Five Muscle Building Principles That You Must Follow or Fail
There are many great methods out there for gaining muscle, getting stronger, and losing fat. There have been volumes written about methods for accomplishing these various goals but, little has been written about the underlying principles that make these methods work.
Have you ever done a program that utilized a certain method that worked really well for you and then switched programs and not seen any progress? The chances are that one of these principles got ignored.
Don’t let it happen again by ensuring your training abides by these five principles.
Follow These 5 Muscle Building Principles
Principle #1 – Clarity
Before you even begin to train you must be clear on what it is that you want to accomplish. What do you want, what is your goal?
Are you willing to spend the time and the energy to accomplish your goal? Why is your goal your goal? Is your goal realistic and reasonable for how much time and effort you have available?
These are all questions you must have clear answers for. That is why competitions can be so useful, they help to define your goals and bring clarity to your training. If it’s a physique competition you have X-weeks to get as lean as possible while trying to hold as much mass as possible.
If you want to get stronger have you considered entering into a powerlifting competition with enough time to hit your goal levels of strength? Of course, you don’t have to compete but, the point is to train with a purpose and be clear on what that purpose is.
Principle #2 – Progression
We have all seen the guy at the gym who does the same workout with the same weights on the same days at the same time. This is amazing consistency but, lacks the principle of progressive overload. He more than likely looks the same as he did when he started training which, may not be a bad thing if he has hit his strength and physique goals. However, if consistent gym guy wants to change his body in any way he will need some form of intelligent progression.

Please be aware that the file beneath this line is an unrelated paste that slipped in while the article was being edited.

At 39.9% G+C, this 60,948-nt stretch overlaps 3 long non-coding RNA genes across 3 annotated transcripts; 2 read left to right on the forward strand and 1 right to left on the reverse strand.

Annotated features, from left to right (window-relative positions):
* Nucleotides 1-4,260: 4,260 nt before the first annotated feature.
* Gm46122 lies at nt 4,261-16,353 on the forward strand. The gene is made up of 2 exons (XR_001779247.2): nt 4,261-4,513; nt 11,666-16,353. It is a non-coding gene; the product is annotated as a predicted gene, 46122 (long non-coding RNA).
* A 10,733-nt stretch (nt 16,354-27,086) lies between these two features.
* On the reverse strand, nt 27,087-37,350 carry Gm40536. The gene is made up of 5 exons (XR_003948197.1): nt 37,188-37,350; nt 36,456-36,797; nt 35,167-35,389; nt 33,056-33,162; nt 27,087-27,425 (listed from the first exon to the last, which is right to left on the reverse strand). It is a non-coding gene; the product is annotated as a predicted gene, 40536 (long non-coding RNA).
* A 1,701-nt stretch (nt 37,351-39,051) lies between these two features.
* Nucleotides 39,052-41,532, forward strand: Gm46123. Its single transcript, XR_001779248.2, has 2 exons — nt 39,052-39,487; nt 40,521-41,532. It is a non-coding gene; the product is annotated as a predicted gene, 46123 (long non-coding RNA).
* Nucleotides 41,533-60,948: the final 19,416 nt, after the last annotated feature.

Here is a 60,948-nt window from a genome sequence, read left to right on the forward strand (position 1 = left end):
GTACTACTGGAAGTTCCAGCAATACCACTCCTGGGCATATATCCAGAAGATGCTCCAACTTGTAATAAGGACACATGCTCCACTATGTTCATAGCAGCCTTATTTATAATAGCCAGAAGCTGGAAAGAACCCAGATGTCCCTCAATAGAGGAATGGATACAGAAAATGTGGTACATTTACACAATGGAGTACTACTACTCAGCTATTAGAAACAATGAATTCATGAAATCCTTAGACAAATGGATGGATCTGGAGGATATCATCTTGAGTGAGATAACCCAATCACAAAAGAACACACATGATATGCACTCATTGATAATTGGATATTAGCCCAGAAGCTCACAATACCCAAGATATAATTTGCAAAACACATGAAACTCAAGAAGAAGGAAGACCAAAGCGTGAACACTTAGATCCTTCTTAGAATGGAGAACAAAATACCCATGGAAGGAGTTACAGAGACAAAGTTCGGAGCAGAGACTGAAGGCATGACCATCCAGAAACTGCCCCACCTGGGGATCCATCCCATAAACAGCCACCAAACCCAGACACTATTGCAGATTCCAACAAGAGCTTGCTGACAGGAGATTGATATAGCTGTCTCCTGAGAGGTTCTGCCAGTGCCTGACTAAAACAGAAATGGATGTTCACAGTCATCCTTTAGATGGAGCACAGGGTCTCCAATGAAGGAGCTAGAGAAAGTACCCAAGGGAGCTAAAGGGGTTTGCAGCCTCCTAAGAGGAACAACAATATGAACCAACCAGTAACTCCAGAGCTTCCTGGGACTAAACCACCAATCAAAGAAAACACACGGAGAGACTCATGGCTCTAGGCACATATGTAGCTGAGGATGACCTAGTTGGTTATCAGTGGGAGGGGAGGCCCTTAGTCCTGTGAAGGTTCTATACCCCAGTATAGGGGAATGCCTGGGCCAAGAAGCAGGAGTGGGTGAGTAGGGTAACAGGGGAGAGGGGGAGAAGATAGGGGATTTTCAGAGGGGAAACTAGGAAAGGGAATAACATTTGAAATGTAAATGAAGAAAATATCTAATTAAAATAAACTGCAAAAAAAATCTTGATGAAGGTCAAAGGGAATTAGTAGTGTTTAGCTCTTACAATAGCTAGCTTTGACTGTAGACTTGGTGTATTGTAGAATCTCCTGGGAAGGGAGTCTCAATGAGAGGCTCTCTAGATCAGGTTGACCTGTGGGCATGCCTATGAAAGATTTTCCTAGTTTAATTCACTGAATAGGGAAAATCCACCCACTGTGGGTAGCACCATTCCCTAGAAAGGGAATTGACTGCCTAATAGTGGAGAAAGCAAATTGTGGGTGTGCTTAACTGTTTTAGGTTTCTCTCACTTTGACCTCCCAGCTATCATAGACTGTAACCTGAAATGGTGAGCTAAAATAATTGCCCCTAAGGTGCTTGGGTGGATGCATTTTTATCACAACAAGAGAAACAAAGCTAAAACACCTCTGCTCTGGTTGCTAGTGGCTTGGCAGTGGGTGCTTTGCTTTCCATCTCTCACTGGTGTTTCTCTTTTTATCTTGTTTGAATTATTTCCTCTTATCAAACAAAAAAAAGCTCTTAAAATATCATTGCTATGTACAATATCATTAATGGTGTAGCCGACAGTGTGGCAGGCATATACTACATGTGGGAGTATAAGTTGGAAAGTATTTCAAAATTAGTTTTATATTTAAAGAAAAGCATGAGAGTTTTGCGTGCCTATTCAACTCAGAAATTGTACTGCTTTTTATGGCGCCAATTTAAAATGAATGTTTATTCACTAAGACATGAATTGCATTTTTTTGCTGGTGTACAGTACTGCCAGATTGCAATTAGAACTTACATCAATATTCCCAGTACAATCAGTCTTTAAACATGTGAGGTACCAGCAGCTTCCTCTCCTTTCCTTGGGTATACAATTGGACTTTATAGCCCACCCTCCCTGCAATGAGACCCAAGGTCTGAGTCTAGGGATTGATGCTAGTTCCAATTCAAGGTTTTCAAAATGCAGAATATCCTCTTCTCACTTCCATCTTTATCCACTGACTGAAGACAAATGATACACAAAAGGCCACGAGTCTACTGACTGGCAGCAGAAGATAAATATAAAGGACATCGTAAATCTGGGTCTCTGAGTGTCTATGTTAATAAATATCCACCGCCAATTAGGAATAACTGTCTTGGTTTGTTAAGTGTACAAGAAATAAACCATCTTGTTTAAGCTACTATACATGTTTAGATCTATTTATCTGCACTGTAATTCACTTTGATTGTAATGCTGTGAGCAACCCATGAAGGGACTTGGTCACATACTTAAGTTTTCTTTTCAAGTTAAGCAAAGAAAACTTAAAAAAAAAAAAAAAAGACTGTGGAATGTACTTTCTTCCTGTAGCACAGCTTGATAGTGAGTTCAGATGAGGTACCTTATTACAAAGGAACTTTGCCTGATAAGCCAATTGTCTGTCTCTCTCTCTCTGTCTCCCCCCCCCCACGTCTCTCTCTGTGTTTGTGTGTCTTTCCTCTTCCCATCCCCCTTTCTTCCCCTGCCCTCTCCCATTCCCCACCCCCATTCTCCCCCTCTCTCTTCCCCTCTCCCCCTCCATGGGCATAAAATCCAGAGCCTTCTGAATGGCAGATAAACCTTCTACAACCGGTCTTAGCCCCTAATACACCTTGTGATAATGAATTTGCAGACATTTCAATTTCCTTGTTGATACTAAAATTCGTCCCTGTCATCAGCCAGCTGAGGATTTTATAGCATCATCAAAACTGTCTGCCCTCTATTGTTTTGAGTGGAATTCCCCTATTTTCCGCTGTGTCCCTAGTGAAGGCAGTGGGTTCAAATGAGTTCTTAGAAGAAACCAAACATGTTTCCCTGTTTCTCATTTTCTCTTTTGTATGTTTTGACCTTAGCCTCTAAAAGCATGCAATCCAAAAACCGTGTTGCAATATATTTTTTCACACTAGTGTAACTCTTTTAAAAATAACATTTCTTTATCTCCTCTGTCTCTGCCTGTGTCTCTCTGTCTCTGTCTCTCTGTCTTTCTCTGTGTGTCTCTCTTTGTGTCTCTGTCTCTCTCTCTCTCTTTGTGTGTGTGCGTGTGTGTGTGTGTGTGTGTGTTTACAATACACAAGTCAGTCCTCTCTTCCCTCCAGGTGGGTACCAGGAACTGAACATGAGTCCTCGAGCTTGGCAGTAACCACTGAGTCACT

The goal for anyone who lifts weights should be progress in the gym. That means using more weight, doing more reps, decreasing rest in between sets, or switching to a harder variation of an exercise. There are numerous methods for planning your training to ensure progression this is commonly referred to as periodization by trainers and strength coaches.
Some popular periodized training programs include Jim Wendler’s 5/3/1, Juggernaut Method, Brandon Lily’s Cube Method, Matt Vincent’s Strength Lab and many others. Bottom line, find a plan that focuses on long term progression then stick to it long enough to allow for your body to adapt.
Principle #3 – Consistency
Are you ready for the real secret to achieving your strength and physique goals, the secret that makes all athletes great? The secret is consistency. They didn’t quit. One of the biggest lies that is sold in the fitness industry is that you can achieve quick results with this program or that supplement or even worse this piece of mail order equipment.
The truth is that getting results is a grind and that all of the great athletes have dedicated their life to achieving the skills to obtain the physique that they have. It takes years of steady training in order to build a physique that turns heads.
This especially becomes true when an athlete moves from the beginner stage towards becoming advanced. Gains come much slower the more advanced a person gets and the amount of time that is necessary to advance to the next level becomes more significant.